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News Analysis: U.S. unlikely to halt Egypt aid over Morsi's overthrow


08:21, July 12, 2013

CAIRO, July 11 (Xinhua) -- Although the United States has been "deeply concerned" about the recent military procedures that ousted Egypt's Islamist President Mohamed Morsi, the world's big power is unlikely to cut off aid to Egypt as the move would penalize its own interests in the Middle East, say Egyptian observers.

What happened in Egypt is a coup or a popular uprising? This has been the most common question in the U.S. political arena since Morsi's ouster last week. Inability to clearly find out the answer has been the reason behind U.S. "reluctant" reaction to the situation in Egypt.

On Thursday, U.S. President Barack Obama ordered the Pentagon to "review" a U.S. 1.3-billion-dollar annual military aid to Egypt. On the other hand, the Pentagon itself has recently said it would continue sending four F-16 fighter jets to Egypt in the coming few weeks, which is seen by analysts as a signal from Obama that his administration would not challenge Morsi's ouster as a coup.


The United States is exercising a kind of "soft pressure" on Egypt, it does not want to lose the most populous Arab state as a vital Middle East ally, strategic science professor and former assistant defense minister, Nabil Fouad, told Xinhua.

"The U.S. interests with Egypt might be more important than the Egyptian interests with the United States," said the expert, ruling out the possibility that Washington may take "a clash direction" in handling its relations with post-Morsi Egypt.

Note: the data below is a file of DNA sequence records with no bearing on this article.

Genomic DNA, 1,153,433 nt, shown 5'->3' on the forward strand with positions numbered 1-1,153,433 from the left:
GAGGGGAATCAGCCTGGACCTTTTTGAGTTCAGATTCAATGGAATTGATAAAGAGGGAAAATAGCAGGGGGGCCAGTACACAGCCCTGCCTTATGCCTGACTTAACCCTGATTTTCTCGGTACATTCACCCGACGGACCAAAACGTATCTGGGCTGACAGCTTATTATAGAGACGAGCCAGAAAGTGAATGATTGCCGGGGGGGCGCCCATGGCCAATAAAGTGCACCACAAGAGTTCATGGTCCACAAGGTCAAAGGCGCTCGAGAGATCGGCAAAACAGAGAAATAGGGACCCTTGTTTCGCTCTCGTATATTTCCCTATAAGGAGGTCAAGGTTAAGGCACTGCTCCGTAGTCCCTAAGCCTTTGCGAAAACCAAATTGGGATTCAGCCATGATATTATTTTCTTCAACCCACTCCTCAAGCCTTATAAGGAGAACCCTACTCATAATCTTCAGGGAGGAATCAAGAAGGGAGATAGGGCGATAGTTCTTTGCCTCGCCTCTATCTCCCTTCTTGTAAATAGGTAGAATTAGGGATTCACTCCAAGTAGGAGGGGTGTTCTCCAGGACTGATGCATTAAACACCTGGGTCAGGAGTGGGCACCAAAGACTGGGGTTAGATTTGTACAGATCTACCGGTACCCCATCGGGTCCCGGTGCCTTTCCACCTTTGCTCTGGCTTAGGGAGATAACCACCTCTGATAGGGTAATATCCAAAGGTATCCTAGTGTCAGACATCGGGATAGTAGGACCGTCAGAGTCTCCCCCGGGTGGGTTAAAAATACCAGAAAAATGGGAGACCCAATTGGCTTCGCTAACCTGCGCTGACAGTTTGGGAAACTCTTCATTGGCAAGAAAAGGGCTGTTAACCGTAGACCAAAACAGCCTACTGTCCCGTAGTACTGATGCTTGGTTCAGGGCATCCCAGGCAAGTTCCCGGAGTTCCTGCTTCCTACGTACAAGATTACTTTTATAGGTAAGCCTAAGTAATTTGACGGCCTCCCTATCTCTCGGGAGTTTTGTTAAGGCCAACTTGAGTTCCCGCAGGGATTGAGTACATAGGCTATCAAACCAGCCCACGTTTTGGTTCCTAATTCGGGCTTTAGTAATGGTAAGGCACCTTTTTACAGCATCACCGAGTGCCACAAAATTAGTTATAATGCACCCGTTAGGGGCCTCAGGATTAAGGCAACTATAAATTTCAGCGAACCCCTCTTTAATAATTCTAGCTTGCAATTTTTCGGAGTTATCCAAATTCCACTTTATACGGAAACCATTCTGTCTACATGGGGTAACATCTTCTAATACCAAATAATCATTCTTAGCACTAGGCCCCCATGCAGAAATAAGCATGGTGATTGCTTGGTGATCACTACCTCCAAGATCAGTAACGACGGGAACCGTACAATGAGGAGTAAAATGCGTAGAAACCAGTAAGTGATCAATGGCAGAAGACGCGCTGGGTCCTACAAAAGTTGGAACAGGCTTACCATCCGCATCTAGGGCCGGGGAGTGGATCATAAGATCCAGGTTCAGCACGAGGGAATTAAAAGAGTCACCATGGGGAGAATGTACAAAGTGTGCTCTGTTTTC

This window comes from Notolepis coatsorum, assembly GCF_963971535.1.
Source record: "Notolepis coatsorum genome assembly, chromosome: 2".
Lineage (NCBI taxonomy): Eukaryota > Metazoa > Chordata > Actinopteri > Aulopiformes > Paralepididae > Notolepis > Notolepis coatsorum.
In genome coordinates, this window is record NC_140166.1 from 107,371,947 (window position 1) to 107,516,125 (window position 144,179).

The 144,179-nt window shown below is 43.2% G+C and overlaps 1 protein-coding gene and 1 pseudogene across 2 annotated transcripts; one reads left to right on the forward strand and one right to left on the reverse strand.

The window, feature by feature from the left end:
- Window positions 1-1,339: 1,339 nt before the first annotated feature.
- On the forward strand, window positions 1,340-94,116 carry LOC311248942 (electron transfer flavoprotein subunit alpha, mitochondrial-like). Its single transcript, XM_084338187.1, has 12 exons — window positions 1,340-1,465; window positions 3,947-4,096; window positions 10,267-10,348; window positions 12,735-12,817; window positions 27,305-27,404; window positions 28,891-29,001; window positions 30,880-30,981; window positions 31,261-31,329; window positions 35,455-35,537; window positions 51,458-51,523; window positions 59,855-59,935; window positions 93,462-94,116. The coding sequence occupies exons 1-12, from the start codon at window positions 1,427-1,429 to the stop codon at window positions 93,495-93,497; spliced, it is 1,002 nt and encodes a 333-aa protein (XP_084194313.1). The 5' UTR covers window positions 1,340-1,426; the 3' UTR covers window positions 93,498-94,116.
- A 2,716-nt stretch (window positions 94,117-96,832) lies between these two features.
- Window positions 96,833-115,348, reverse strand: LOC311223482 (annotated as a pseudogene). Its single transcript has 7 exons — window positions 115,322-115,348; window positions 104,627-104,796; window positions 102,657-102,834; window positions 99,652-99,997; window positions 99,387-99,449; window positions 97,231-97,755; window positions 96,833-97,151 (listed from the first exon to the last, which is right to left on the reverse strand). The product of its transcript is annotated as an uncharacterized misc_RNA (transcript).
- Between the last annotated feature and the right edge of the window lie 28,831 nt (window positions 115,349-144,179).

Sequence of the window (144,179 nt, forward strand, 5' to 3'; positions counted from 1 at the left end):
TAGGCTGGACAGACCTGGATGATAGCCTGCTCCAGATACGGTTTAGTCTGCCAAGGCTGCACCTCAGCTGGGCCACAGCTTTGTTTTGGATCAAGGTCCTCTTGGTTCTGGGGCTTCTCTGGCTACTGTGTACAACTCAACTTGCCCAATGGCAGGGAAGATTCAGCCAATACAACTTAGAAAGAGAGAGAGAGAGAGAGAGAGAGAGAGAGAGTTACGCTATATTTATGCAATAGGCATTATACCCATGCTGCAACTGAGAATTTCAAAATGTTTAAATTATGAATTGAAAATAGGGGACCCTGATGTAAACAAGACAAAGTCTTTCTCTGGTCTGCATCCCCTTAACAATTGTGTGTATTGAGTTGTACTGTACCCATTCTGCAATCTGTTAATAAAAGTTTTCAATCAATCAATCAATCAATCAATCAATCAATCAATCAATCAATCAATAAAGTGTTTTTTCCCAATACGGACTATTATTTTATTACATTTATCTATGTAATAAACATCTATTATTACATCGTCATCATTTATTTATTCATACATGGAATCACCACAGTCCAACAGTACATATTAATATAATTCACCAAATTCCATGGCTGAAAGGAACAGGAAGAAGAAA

"The United States is not settled whether to label what happened in Egypt as a coup or a popular uprising, while the Republicans might be pressuring Obama to cut off military aid to Egypt," said Fouad, noting the Pentagon's plan to continue sending the F-16s to Egypt shows "U.S. uncertainty."

The White House made it clear that "it would not be in the best interest for the United States to immediately change our assistance programs to Egypt," as press secretary Jay Carney told reporters on Monday.

Egyptian security expert Hossam Suweilam said that the United States "does not have the privilege of withholding its financial aid to Egypt as it represents part of the U.S. national security and interests in the Middle East."

"The United States is aware that Egypt may resort to other big powers like Russia or China, besides getting financial support from the oil-rich Arab Gulf states," Suweilam, also former chief of the Armed Forces' Center for Strategic Researches and Studies, told Xinhua.

He continued that the United States knew that maintaining aid to Egypt is "very important" to show U.S. support for the Egyptian popular will.


For his part, Emad Awwad, a political science professor at Cairo University, said that Washington firstly showed an " ambiguous" reaction similar to that in January 2011 when a popular uprising toppled Egypt's strongman Hosni Mubarak.

"The United States is now in a process of assessing the gains and losses of the situation," Awwad told Xinhua, adding that reconsidering aid to Egypt and, at the same time, approving sending F-16 fighter jets to the turmoil-stricken country shows it wants to be cautious until future developments unfold.

"The U.S. has interests in Egypt and it does not care who rules the country but who preserves its interests," the professor continued, noting Israel, the U.S. No.1 regional ally, has a great influence on the U.S. reaction.

He added that the United States may not want another conflicting position with Russia, whose quick and clear response and criticism of the Muslim Brotherhood in Egypt implied its support for Morsi's ouster.

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